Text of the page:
Sir Joseph Thackwell GCB KH

Sir Joseph Thackwell GCB KH (1 February 1781 – 9 April 1859) enters the story because he bought  Aghada Hall in 1853, when it was sold following the death of James Joseph Roche, and the O’Brien v. Roche court cases in 1849.

Joseph Thackwell was born on 1 February 1781 at Rye Court, in Worcestershire. He was the fourth son of John Thackwell and Judith Duffy.  The Thackwells had been landed gentry in Gloucestershire, and Worcestershire  since at least the middle of the C17th. John Thackwell, JP, “of Rye Court,Moreton Court, and Birtsmorton Court in Worcestershire”, Joseph’s father died 1808. Nash, writing towards the end of the 18th century, remarked that ‘the Thackwells have now a good estate in this parish.’   The parish being Berrow in Worstershire.

The 15th Light Dragoons at the Battle of Sahagun 21 December 1808

He was commissioned as a Cornet in the Worcester Fencible Cavalry in 1798, was promoted to lieutenant in September 1799, and served in Ireland until the regiment was disbanded in 1800. He joined the 15th Light Dragoons, becoming a Captain in 1807. He served with the 15th Hussars in the Peninsular War at the Battle of Sahagún in 1808 and the Battle of Vitoria in 1813, and he lost his left arm at the Battle of Waterloo in 1815. He was promoted to a major at Waterloo, and made a brevet (honorary) lieutenant-colonel in 1817.

The 15th Hussars were at the Peterloo massacre in Manchester in 1817. So he may well have been at Peterloo. According to the Manchester Observer, “one officer of the 15th Hussars was heard trying to restrain the, by now out of control, Manchester and Salford Yeomanry, who were cutting at every one they could reach” calling out “For shame! For shame! Gentlemen: forbear, forbear! The people cannot get away!” It’s probably too much to hope he was the officer “trying to restrain the out of control Manchester and Salford Yeomanry”, but it is at least possible. He was almost as senior as Lieutenant Colonel Guy L’Estrange [the commanding officer on the day] , but, as a brevet (honorary) lieutenant-colonel, didn’t out-rank him on the 16th August.

military-memoirs-of-jtThe regiment had been split up in 1817, and occupied various country quarters until it was reformed in 1821. So he may not have been there, it is certainly not mentioned in “The Military Memoirs of Lieut-General Sir Joseph Thackwell” published in 1908, which has quite an extensive about riots in Nottingham in 1831, where the 15th Hussars were supporting the civil power.

He could have been at Peterloo, or perhaps not,  either way, a year after the massacre, he was in command of the regiment for the following twelve years up to 1832.

Joseph Thackwell was very much a career soldier, with brief pauses, he served almost fifty seven years in the Army.  It’s quite a thought that almost forty years of that service was with only one arm. He was made Lieutenant-Colonel of the 15th Light Hussars on 15 June 1820, and commanded the regiment from 1820 to 1832. He then served in India, commanding the cavalry in the First Anglo-Afghan War of 1838–89, and at the Battle of Sobraon in the First Anglo-Sikh War of 1845–46, and at the Battle of Chillianwala and Battle of Gujrat in the Second Anglo-Sikh War of 1848-9. He also commanded the 3rd The King’s Own Dragoons, was colonel of the 16th Lancers, and was appointed Inspector-General of Cavalry, replacing HRH the Duke of Cambridge (1819-1904).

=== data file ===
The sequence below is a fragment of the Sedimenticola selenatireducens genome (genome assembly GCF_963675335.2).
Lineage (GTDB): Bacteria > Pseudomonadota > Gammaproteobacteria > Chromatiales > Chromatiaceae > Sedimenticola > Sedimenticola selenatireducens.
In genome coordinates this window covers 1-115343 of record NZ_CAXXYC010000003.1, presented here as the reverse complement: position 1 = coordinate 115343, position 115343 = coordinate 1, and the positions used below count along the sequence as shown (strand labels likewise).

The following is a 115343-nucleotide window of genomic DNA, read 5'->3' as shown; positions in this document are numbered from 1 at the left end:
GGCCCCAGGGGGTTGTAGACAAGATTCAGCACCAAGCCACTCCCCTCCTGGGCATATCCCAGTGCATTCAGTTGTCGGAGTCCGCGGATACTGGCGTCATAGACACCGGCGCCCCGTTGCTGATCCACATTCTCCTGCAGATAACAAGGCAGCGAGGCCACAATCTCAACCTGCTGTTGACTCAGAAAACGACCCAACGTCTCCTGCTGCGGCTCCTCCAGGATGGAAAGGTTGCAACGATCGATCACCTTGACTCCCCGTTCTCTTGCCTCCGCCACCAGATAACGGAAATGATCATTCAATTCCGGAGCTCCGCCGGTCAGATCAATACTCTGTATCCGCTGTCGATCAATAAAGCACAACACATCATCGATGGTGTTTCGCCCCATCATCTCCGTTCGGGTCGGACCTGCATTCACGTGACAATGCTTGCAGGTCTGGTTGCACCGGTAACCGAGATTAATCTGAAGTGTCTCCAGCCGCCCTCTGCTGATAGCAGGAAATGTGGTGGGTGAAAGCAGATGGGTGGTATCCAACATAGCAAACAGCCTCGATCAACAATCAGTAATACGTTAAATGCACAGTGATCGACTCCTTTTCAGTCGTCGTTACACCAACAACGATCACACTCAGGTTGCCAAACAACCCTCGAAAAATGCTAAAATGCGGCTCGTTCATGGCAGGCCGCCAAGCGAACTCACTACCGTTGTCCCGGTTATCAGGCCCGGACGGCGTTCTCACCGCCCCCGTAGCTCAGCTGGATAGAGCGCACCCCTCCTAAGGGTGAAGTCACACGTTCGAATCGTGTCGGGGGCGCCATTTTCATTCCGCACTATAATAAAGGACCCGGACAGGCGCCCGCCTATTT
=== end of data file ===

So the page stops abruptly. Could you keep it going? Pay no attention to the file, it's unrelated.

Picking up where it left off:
His final promotion was to Lieutenant General on 20th June 1854, aged 73, as part of the Inspector-General of Cavalry appointment, although he had been seeking a cavalry command in the Crimean War. The appointment lasted less than a year, and he was replaced as Inspector-General on the 1st February 1855 by Major-General Lord Cardigan, fresh from the Crimea, and the debacle of the Charge of the Light Brigade. Cardigan’s appointment was political, and a reward for what was initially regarded as heroic behaviour, and poor old Sir Joe was the rather un-thanked casualty of Cardigan’s reward.

royal-hospital-chelsea

Royal Hospital Chelsea

Sir Joe was offered the Lieutenant-Governorship of the Royal Hospital at Chelsea, but declined it, and finally retired to Aghada for the remaining three years of his life.

He had married Maria Audriah Roche, eldest daughter of Francis Roche of Rochemount, County Cork, who was a great uncle of Edmond Roche, 1st Baron Fermoy, on 29 July 1825.  Joseph was forty-four years old, she was nineteen.  Maria Thackwell was, therefore, a first cousin, five-times removed of Diana, Princess of Wales. Sir Joseph bought Cherrymount House, at Templemichael, co. Waterford,  in 1852, and Aghada Hall in co. Cork, the following year 1853. He died in Ireland on the 9th April 1859, aged 77, probably at Aghada Hall, and was buried on 14 April 1859 at Corkbeg cemetery, co. Cork, and Maria, who survived him by fifteen years, was buried there in June 1874. She was 68.

Joe and Maria had four sons and three daughters.

  • Edward Joseph Thackwell  b. 1827, d. 1903
  • Major-General William de Wilton Roche Thackwell (1834–1910) 
  • Osbert Dabitôt Thackwell (1837–1858), unmarried aged twenty one.
  • Francis John Roche Thackwell, ( ????-1869) unmarried ?
  • Elizabeth Cranbourne Thackwell